I want to talk about how trauma affects families. I think we often do not consider the devastating effects of trauma beyond the individual. To get our minds focused, I want to share a few responses as to why people stopped attending church from my Church Trauma surveys. I want you to pay attention and consider how the whole family was likely affected by these traumatic experiences:
- [I quit attending church because] I had trauma due to my husband’s addiction.
- [I quit going to church because] I am going through a divorce. It is not my fault but being a man, I was blamed for it.
- [I quit attending church because] my step father stopped me from attending, even though he was a member.
- [I quit attending church because] it is extremely difficult to be a mom and go to church without a husband that attends. It is hard to keep my kids well behaved. It is so sad for me to see other families with kids when one of mine can’t be there because she has to go to her dads.
- [We quit attending church because] my husband was sick and the bishop didn’t understand. He even threatened to take away our recommends.
- I am not allowed to attended church by my abusive husband.
- [I quit attending church because] my father was only disfellowshipped for sexually abusing (rape) me as a child. To me it felt more was being done to help him come back to the church than I was given any help.
- [I quit attending church because] my husband became inactive. There are only so many answers I had to the question of why he was not there. And it slowly broke me down. He was also very emotionally abusive at home and I was just shot and had no self-worth. I felt isolated. I was also living in Utah at the time and I didn’t have any friends in the ward.
- [I quit attending church because] I was tired of being asked to do everything. Just really burned out from serving all the time and not having time for my family.
- [I quit attending church because of] loneliness at church. I was divorced and felt lost.
- [We quit attending church because] we had a mentally fragile son and then he died. We couldn’t bring him to church and then when he died at 7 months, I went through depression. I didn’t want to be separated from my husband and living child for the last two hours of church.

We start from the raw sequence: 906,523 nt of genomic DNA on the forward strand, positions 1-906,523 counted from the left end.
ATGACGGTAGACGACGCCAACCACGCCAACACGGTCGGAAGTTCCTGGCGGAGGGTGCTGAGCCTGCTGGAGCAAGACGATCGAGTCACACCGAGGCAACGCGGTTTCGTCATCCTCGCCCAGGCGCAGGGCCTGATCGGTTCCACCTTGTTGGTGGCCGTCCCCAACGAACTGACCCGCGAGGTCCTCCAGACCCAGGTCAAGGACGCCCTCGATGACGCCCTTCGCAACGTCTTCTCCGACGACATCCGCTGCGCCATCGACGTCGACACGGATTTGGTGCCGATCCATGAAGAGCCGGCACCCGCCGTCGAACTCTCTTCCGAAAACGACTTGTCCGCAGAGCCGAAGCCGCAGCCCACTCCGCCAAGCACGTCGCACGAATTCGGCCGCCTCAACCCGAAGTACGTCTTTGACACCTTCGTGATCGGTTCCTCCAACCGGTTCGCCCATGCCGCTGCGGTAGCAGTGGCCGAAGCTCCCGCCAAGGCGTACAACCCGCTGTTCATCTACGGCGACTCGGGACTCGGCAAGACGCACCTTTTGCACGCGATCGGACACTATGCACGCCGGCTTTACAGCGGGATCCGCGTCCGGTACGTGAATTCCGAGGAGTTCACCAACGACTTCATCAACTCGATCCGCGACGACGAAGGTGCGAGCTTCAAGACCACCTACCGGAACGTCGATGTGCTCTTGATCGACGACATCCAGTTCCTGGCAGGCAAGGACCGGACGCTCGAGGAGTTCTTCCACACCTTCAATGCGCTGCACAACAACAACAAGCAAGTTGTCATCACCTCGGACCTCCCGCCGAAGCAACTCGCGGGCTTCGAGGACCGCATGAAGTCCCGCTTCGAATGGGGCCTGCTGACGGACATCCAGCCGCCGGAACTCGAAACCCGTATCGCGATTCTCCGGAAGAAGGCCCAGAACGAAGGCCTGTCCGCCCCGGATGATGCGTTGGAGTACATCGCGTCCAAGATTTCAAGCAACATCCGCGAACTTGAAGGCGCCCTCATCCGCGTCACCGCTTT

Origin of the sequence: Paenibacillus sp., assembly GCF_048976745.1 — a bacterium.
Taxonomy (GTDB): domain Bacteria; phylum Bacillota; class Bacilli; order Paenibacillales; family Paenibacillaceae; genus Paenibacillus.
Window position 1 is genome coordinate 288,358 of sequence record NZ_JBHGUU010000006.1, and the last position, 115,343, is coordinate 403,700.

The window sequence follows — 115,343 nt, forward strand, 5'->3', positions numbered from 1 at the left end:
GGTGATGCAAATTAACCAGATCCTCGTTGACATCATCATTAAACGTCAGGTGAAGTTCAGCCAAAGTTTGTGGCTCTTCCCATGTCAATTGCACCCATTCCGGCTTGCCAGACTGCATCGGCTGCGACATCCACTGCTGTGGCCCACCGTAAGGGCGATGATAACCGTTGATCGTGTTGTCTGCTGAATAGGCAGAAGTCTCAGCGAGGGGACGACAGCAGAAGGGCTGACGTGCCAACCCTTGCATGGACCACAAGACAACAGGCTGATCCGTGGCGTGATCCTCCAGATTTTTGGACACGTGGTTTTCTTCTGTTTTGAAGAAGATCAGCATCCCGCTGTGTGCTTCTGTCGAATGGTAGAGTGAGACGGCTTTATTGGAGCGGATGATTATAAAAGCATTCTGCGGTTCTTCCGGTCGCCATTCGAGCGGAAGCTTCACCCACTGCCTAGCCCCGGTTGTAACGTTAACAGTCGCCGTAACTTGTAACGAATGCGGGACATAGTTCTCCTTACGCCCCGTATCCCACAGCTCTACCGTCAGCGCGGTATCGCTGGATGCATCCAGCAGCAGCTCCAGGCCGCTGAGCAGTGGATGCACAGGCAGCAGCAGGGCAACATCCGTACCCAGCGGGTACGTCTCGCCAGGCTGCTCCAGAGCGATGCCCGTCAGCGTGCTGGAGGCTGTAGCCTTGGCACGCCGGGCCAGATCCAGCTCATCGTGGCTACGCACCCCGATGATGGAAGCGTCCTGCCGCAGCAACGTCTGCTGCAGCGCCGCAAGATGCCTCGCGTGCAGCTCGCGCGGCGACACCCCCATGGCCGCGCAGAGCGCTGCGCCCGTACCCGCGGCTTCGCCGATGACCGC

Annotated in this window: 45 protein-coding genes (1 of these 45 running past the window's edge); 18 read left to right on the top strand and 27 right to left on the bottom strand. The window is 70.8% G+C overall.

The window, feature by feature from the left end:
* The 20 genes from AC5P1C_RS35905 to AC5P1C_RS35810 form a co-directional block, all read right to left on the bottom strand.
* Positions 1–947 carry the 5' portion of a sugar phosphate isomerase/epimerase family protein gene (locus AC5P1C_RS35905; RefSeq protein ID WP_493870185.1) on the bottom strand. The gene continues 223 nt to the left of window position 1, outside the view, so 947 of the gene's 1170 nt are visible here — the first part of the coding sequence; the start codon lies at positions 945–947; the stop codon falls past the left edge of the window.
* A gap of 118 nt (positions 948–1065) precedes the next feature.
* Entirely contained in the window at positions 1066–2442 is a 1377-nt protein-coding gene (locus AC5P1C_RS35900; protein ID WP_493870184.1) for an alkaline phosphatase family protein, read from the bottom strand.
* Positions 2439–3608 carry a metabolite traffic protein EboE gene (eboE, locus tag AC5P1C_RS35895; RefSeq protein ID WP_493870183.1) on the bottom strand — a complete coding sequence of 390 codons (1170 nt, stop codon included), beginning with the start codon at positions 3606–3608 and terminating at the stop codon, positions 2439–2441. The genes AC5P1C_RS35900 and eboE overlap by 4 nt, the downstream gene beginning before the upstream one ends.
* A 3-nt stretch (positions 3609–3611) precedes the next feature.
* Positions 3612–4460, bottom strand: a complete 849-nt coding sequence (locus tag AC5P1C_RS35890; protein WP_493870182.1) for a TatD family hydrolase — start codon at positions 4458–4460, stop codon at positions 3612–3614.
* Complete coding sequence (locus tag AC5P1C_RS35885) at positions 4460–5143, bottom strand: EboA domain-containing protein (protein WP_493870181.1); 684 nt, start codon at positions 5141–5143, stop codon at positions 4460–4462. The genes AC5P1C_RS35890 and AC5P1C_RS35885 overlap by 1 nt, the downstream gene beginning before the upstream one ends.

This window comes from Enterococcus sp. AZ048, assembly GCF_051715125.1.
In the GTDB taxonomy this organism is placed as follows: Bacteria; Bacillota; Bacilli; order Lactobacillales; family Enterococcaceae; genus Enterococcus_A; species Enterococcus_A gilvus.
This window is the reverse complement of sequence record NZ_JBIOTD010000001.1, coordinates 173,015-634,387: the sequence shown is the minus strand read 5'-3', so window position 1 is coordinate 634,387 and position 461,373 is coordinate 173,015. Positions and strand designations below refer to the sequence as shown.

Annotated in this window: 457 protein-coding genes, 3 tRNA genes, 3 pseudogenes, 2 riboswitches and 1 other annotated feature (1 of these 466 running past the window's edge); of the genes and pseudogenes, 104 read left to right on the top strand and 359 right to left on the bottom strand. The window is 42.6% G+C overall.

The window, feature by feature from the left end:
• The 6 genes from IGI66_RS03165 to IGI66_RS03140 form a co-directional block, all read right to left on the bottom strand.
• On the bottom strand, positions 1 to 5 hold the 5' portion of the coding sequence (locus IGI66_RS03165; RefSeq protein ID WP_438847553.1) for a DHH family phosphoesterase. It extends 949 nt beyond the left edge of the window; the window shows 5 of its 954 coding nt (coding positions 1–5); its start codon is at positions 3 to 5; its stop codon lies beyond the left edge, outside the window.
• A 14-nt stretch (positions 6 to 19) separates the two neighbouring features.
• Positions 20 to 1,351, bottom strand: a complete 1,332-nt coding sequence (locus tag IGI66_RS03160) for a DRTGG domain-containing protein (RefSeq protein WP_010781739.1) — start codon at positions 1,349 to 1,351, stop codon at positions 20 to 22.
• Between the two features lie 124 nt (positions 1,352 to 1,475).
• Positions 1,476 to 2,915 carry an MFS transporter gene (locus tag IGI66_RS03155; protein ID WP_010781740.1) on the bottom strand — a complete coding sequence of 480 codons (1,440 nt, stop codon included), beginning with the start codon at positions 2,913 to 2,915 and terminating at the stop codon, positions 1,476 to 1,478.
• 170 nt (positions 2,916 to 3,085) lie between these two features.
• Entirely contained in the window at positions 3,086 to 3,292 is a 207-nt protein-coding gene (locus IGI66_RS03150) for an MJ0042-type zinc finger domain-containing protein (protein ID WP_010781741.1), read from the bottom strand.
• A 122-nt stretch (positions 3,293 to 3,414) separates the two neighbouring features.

- [I quit attending church because] I felt like an outsider and my views didn’t quite mesh completely with doctrine and perceived rules.
- [I quit attending church because] my mother was on meth and I was paranoid that someone would figure it out.
- I was constantly being picked on by one particular girl and her mother, who was in a leadership position. I tried to talk with the bishop about it and things got worse for me. Since she was not released, I refused to attend where she was “in charge” of me.
- [I quit attending church because] I felt marginalized being childless. It was painful to be at church around the new babies and all the bumps and unplanned pregnancies.
Maybe it’s easy to disregard these stories and experiences. Maybe it’s simple to label them as just lame excuses. Maybe it’s convenient to say all these people were weak when they needed to be strong and that they should not have let trivial reasons get in the way of church activity. While I do not like the flavor of such sentiments, it is something I am not touching in this article.
But what I am touching here is the deep way these experiences hurt these people to the point of no longer attending church. There’s some anguish exhibited here. There’s pain. I want to address how such traumatic experiences hurt not just individuals but also their families. We often don’t see that. But it needs to be considered and understood. Yes. So let’s look at how trauma distinctively impacts families, particularly children and spouses.
Parental Trauma and Children
When we talk about trauma, we are talking about families. Let us not forget that. No man is an island.
Of particular interest is that studies indicate that if a woman is being mistreated—in the home or in other environments—her children are also likely to be mistreated in that same environment (Namy, O’Hara, Nakuti, Bukuluta, Lwanyaaga, & Michau, 2017). Such findings point to a need for greater awareness on treatment toward women to ensure better care for the rising generation. Indeed, weaker family functioning has been significantly associated with poorer mental health (Sangalang, Jager, & Harachi, 2017). In a church setting, this research lends us to a need to consider the importance of how women, in particular, in the church are treated. Church leaders need to be very sensitive and careful of how they treat the women they lead, what they ask of the women in the Church, and how they respond to their needs and concerns. For what is done to a mother, is also indirectly being done that her children, thus affecting generations.
Church leaders and traumatized parents need to be aware that due to the extensive and invasive effects of trauma in all areas of functioning, family members may also develop secondary traumatic stress (STS) (Monk, Oseland, Goff, Ogolsky, & Summers, 2017). We need to understand that children often “connect vicariously with the pain and suffering” of their parent’s trauma, which can heighten family conflicts as family members often begin to feel estranged from each other after a trauma (Basham, 2009). In the aftermath of trauma, families try to find “normal” again but soon learn that “normal,” as they once knew it, is no longer available.